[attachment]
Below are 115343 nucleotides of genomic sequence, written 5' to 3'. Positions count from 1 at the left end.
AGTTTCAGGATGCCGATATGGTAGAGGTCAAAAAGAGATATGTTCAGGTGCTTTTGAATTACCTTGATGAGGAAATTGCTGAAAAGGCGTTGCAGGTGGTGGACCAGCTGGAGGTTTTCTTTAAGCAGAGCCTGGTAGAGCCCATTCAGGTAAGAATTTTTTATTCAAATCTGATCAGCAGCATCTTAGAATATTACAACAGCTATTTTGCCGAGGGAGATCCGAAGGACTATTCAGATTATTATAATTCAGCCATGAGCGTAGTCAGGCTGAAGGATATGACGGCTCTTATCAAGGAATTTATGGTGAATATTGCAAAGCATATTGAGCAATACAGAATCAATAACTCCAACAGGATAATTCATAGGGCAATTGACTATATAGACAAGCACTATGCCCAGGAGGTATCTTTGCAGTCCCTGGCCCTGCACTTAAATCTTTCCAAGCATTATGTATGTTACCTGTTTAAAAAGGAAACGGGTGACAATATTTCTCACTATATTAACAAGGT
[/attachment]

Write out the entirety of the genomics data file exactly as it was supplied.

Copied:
Below are 115343 nucleotides of genomic sequence, written 5' to 3'. Positions count from 1 at the left end.
AGTTTCAGGATGCCGATATGGTAGAGGTCAAAAAGAGATATGTTCAGGTGCTTTTGAATTACCTTGATGAGGAAATTGCTGAAAAGGCGTTGCAGGTGGTGGACCAGCTGGAGGTTTTCTTTAAGCAGAGCCTGGTAGAGCCCATTCAGGTAAGAATTTTTTATTCAAATCTGATCAGCAGCATCTTAGAATATTACAACAGCTATTTTGCCGAGGGAGATCCGAAGGACTATTCAGATTATTATAATTCAGCCATGAGCGTAGTCAGGCTGAAGGATATGACGGCTCTTATCAAGGAATTTATGGTGAATATTGCAAAGCATATTGAGCAATACAGAATCAATAACTCCAACAGGATAATTCATAGGGCAATTGACTATATAGACAAGCACTATGCCCAGGAGGTATCTTTGCAGTCCCTGGCCCTGCACTTAAATCTTTCCAAGCATTATGTATGTTACCTGTTTAAAAAGGAAACGGGTGACAATATTTCTCACTATATTAACAAGGT